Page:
World Water Day is annually celebrated on March 22 every year since its official declaration by United Nations in 1992. The day is not only to celebrate water but also to raise awareness of the global people who live without access to safe water. In other words, a key focus of World Water Day is global water crisis. Last year, it was celebrated worldwide based on the theme “Water and Climate Change” exploring how water and climate change entangled.
This year World Water Day celebrations extended its focus to include the environmental, social, and cultural value that people place on water. The United Nations has announced the theme “Valuing Water”. With the thematic focus this year World Water Day aims to create a forum of knowledge and advice by bringing together diverse personalities from the environment sector to raise awareness of careful water governance in relevant activities.
Water is one of the most important natural resources of the earth. There is no substitute for water. It is equally important for all living creatures as well as plants as it is in absolute need in everyone’s life. More than half of the human adult body is water. A man can survive without food for a considerable period, but only a short time without water. It is impossible for life to function without water. Our body needs water for almost every process - to regulate body temperature, to aid in digestion, to eliminate waste through the urine and so on. Similarly it is of importance to all other living things. Apart from it, water is the mostly source of societal and cultural development, traditions, rituals and religious beliefs signifying the humans’ day-to-day life-style. Can we imagine a world without water? It is so connected in humans, non-humans and plants as a prerequisite. As such, it needs no further explanation for the importance of water.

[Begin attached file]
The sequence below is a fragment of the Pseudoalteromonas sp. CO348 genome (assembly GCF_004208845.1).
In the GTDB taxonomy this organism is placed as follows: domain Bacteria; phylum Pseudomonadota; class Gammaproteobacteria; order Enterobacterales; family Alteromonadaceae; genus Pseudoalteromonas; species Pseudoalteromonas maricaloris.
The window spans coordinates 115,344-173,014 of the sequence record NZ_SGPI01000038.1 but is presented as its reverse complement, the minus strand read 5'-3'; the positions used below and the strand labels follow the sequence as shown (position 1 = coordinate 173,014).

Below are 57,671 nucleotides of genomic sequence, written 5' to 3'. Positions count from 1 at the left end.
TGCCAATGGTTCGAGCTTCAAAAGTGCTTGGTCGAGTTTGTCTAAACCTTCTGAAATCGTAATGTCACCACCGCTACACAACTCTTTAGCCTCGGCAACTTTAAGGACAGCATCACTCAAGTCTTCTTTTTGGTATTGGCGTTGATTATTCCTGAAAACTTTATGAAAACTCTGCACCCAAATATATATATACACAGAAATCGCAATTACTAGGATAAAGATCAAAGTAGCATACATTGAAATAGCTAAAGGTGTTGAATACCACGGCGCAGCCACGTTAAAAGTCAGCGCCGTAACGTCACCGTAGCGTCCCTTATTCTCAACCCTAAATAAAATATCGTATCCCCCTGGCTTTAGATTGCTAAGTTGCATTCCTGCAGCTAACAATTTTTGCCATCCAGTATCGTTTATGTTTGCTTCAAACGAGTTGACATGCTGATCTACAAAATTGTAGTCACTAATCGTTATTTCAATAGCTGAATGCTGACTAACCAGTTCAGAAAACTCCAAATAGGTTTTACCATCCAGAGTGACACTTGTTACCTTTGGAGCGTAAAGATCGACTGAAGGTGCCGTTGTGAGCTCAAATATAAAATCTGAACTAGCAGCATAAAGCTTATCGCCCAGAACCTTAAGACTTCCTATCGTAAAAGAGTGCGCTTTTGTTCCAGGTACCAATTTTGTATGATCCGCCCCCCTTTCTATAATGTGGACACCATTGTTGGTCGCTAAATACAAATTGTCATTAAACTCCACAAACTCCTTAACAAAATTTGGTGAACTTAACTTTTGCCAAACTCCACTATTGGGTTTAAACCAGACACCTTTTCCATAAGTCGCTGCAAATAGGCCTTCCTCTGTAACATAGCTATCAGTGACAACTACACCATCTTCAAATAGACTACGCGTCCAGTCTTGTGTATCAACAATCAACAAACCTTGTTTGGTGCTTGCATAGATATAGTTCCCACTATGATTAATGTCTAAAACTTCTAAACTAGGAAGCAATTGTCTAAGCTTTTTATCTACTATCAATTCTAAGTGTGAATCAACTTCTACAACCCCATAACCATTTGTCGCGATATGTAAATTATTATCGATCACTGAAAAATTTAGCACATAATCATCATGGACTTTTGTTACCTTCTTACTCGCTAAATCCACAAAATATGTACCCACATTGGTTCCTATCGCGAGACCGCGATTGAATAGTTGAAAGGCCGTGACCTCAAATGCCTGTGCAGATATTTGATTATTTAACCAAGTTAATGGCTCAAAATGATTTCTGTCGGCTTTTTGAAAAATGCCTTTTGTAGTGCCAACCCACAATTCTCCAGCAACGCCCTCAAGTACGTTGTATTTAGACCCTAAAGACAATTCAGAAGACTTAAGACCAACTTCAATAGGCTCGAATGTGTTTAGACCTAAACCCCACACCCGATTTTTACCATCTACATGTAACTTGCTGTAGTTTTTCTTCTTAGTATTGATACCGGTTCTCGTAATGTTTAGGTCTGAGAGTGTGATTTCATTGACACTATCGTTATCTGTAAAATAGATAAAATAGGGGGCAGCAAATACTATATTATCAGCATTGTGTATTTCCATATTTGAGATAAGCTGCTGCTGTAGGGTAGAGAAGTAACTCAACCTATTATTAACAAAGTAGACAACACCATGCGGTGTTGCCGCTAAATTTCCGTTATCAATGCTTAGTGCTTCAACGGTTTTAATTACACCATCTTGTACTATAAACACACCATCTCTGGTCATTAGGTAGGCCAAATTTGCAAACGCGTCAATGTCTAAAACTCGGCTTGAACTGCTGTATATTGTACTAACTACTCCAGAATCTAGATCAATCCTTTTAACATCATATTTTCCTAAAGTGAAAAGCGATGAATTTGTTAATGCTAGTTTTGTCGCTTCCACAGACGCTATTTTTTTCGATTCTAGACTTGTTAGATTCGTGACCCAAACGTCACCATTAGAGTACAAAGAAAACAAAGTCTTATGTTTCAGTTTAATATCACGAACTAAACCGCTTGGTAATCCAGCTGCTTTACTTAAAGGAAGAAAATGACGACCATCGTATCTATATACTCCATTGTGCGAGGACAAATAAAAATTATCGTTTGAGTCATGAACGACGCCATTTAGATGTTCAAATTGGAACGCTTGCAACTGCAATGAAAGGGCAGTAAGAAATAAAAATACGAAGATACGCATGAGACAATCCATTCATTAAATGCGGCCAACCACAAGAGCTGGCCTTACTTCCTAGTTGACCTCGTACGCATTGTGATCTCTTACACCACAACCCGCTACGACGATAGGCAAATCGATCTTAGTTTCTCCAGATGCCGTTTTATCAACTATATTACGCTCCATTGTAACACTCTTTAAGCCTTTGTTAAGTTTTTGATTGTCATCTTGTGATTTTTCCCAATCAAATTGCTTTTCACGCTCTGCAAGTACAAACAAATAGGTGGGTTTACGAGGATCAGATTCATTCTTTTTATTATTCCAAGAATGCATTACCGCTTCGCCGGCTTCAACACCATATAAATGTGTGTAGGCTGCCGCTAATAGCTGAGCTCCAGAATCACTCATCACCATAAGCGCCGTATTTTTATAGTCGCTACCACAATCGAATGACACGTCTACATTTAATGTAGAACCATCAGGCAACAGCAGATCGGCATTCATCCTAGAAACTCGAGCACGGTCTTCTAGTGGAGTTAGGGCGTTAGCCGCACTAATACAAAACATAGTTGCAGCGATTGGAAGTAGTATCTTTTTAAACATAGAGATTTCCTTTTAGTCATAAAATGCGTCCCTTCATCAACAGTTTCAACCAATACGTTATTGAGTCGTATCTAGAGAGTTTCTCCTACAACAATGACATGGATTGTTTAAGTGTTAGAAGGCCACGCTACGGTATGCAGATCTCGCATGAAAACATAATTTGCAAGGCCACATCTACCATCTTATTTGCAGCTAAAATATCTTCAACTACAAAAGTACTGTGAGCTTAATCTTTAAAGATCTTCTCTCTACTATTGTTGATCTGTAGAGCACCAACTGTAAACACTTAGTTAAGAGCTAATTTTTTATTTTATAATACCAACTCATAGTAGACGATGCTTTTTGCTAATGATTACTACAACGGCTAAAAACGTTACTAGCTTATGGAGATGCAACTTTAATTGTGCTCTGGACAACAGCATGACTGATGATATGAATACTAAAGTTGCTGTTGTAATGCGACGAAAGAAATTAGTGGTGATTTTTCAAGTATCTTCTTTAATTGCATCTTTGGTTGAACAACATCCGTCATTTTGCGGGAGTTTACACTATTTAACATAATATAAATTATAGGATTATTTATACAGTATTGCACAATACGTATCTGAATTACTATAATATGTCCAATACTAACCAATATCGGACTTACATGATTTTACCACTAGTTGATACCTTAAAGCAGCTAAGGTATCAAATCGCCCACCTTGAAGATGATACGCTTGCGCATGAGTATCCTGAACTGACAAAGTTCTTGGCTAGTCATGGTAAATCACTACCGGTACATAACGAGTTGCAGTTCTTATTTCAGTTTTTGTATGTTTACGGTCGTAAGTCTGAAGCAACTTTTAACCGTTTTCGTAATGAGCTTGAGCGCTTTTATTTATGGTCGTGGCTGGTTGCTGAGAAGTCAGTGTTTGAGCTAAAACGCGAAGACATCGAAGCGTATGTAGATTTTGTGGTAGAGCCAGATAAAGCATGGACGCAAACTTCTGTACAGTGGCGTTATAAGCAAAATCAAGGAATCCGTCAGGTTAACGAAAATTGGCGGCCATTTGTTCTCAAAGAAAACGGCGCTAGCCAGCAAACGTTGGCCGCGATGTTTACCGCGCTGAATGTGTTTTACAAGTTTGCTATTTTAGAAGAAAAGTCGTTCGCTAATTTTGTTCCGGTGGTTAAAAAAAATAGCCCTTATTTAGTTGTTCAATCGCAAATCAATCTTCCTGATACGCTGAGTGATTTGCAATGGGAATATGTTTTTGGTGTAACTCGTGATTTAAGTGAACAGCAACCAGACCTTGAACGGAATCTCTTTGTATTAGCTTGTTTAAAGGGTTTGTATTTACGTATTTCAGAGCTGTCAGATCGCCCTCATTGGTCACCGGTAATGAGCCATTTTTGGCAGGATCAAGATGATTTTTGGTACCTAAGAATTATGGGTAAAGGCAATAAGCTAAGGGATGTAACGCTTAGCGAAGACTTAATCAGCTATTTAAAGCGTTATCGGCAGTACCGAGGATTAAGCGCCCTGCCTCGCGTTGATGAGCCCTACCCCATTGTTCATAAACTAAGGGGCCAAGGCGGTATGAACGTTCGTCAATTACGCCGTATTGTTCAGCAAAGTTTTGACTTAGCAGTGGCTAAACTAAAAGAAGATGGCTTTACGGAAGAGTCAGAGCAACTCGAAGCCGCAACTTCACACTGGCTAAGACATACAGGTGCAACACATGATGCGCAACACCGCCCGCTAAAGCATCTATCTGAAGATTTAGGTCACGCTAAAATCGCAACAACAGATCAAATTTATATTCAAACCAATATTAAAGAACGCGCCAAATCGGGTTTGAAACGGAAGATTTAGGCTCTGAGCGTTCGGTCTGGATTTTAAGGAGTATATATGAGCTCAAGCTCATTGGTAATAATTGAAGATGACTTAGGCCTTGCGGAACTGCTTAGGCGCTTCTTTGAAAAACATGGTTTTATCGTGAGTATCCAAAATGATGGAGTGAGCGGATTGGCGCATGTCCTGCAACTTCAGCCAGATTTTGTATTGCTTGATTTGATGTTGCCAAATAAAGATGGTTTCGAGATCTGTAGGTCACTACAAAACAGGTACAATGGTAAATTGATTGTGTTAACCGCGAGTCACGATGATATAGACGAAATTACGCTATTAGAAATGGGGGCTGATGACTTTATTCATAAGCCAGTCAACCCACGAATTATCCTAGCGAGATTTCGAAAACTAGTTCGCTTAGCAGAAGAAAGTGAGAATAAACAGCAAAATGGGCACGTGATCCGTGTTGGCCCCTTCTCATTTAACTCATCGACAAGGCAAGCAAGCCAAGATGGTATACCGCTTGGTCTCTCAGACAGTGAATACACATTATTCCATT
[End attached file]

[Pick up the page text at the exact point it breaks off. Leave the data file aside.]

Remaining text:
However, valuing water is not a novel concept. When the ancient societies adopted an agrarian way of life and created permanent settlements they largely depended on water in one way or other. Most of the ancient civilizations, for instance, the Indus Valley, Egyptian, Mesopotamian and Chinese civilizations were evolved at places where water needed for agricultural and human requirements were readily available that is in the vicinity of lakes and rivers etc.: the Indus formed on the banks of the Indus River, the Egyptians formed on the banks of the River Nile, the Mesopotamian or the Babylon formed on the banks of Tigris and Euphrates rivers, the Chinese formed on the banks of the Yellow River. The situation even gave rise to the term ‘Riverine Civilizations’. This means water was the basic mover of the civilizations in the ancient world.
A clear and precise knowledge of the humans who lived in these civilizations in hydrologic cycle guided these civilizations to well flourish for thousands of years. We who live in the third millennium of the Common Era can still learn from the Pre and Proto-historic societies regarding the traditional knowledge in water technology for proper water management. Parakramabahu, the Great (1153-1186) of the Polonnaruva Kingdom in medieval Sri Lanka intended not to release even a drop of rain water to the sea without making it to proper use. This intention is among one of the attempts for water management and utilization in bygone ages.